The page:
Instruction resumes at New School after union strikes deal

The part-time faculty union at The New School reached a tentative agreement with the university on Saturday, ending a strike that lasted more than three weeks. The union will soon vote on whether to ratify it.


Alex Tey

The unionized part-time faculty at The New School halted their three-week strike while awaiting a vote on a new contract. (Alex Tey for WSN)

Carmo Moniz, Deputy News Editor

The union representing part-time faculty at The New School came to a tentative agreement with the university, ending a three-week strike on the night of Dec. 10. The contract includes increases in compensation, pay for work done outside of the classroom, paid family leave and expanded health care benefits. The strike was the longest work stoppage by adjunct faculty in U.S. history.

The contract proposed by the university, which has been endorsed by all 20 members of the union’s bargaining committee, will go to all 2,600 members of the union for a ratification vote in the coming days. Classes and events at The New School have since restarted, according to a joint statement from the union and the university.

“We want to share our sincere gratitude to the members of both the union and university bargaining teams for their dedication and tireless work,” the statement reads. “Now, together, we can return to our mission of teaching, learning, creating and supporting our students.”

The agreement comes over a month after NYU’s adjunct faculty, who are a part of the same union as The New School faculty, ACT-UAW Local 7902, came to a tentative agreement with the university in the final hours before their strike deadline.

Faculty have been instructed to contact their students to explain how they will grade remaining coursework. The university has also extended the course withdrawal deadline to Dec. 18, the last day of the semester. In an email to students and faculty on Dec. 11, New School provost Renée White encouraged faculty to be flexible with grading for the term, and stressed that all previously planned work for the semester is not expected to be completed during this week.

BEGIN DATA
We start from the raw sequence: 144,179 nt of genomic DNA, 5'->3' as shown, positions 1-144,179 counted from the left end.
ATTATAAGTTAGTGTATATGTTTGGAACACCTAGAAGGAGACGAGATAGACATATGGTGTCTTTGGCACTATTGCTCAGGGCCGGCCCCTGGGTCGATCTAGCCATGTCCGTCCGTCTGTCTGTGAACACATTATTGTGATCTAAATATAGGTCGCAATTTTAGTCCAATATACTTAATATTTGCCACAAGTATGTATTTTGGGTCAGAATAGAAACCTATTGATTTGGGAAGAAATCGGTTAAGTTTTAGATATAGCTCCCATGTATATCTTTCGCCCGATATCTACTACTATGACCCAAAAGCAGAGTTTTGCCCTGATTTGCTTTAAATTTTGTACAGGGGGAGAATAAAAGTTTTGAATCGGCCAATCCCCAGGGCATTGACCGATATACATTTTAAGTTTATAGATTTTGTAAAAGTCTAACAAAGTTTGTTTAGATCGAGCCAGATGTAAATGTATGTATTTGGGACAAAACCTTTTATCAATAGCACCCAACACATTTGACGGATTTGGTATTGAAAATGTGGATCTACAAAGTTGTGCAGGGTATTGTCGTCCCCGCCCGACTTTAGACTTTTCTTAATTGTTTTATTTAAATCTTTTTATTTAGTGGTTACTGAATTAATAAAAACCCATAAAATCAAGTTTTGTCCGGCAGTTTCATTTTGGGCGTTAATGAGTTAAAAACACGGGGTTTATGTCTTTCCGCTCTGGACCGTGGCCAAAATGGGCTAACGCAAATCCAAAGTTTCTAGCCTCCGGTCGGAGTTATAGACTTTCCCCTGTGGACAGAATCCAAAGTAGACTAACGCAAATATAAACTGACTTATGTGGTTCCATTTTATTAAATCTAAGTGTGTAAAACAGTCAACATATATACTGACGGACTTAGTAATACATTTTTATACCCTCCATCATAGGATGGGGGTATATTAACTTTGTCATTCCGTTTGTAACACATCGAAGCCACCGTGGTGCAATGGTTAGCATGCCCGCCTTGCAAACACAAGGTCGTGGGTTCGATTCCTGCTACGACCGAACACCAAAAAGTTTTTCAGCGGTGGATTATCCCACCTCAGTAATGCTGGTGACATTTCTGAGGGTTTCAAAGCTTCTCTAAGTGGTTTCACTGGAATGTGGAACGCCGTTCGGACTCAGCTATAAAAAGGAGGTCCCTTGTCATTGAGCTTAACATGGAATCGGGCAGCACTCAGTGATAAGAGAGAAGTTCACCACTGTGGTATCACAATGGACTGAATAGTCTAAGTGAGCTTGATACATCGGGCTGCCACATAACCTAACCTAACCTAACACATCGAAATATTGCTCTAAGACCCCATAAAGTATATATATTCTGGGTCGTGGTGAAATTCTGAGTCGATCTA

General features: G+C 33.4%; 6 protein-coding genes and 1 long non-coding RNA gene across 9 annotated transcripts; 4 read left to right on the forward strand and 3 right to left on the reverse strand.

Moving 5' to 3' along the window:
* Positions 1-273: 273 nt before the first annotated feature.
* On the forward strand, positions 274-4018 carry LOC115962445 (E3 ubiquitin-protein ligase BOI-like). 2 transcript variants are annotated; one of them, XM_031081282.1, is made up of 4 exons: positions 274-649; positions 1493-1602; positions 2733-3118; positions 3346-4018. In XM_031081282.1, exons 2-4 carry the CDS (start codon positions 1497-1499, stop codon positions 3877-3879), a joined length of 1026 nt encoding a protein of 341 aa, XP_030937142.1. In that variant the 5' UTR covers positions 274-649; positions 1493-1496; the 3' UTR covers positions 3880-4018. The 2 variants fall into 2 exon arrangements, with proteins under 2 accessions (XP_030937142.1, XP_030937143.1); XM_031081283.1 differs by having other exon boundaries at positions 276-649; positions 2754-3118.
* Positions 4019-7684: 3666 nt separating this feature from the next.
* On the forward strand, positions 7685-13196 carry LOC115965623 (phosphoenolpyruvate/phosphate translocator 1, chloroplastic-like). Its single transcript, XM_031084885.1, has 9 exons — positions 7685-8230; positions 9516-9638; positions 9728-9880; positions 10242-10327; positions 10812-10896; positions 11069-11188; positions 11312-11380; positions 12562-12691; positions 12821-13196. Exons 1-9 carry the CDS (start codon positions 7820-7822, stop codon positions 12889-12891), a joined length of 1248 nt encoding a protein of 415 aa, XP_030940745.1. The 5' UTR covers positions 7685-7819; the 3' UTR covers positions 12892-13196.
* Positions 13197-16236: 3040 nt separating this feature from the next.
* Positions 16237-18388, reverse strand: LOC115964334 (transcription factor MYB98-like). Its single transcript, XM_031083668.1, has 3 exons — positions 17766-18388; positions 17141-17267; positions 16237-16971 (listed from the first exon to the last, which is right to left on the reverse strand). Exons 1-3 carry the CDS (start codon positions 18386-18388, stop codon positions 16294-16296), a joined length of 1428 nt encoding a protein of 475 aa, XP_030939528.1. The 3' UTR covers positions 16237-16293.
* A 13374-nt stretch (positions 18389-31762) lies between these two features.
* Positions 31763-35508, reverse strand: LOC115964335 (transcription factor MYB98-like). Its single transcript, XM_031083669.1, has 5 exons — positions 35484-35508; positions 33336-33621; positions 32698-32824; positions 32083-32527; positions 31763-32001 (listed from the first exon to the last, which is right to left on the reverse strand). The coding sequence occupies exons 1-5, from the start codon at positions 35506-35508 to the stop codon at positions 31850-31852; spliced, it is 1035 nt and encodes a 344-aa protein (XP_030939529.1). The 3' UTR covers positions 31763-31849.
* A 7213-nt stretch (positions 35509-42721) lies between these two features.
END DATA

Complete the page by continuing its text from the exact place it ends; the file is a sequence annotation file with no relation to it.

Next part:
“We are all aware of how difficult these last weeks have been for our community, and I encourage faculty and students to finish the semester in the best ways you are able,” White wrote.

Part-time faculty at The New School, who make up 87% of its teaching staff, began striking on Nov. 16 after five months of bargaining came to an impasse. The New School proposed a version of the contract as its “final offer” to the union on Nov. 20, and on Dec. 1, 95% of the union voted against it. The university agreed to resume bargaining after the vote, but claimed that it could not meet part-time faculty demands due to budget constraints.

Last week, the university announced that it would cut pay and health insurance for striking part-time faculty. The New School said that it would use the funds usually reserved for their striking faculty’s wages to address “students’ academic needs.” 

On Dec. 5, a leaked email draft suggested that The New School was planning on hiring “progress reviewers” to assess students’ schoolwork in the place of professors. The university said that the message, was met with criticism from students and faculty, had not yet been approved and should not have been sent out. A petition condemning the hiring of “progress reviewers” accumulated more than 3,400 signatures.

Three days later, on Thursday, a group of students occupied The New School’s library in protest of the university’s administration and the wage cuts. The occupation began five days ago and continued after the tentative contract agreement was announced.

Parents have raised concerns over the university’s failure to provide instruction over the last few weeks, and more than 1,500 threatened to file a class action lawsuit against The New School. During the strike, in-person instruction was replaced with standardized asynchronous modules distributed through Canvas, the university’s online learning platform. 

Another landmark academic strike has continued across the University of California’s 10 campuses, but appears to be nearing a resolution, after a subsection of the strikers — postdoctoral students and academic researchers — reached a tentative agreement with the university system on Dec. 9.  Others, however, have continued striking in support of workers in the remaining two bargaining groups — graduate student workers and teaching assistants — as the agreement goes to a vote among union membership.

Contact Carmo Moniz at [email protected].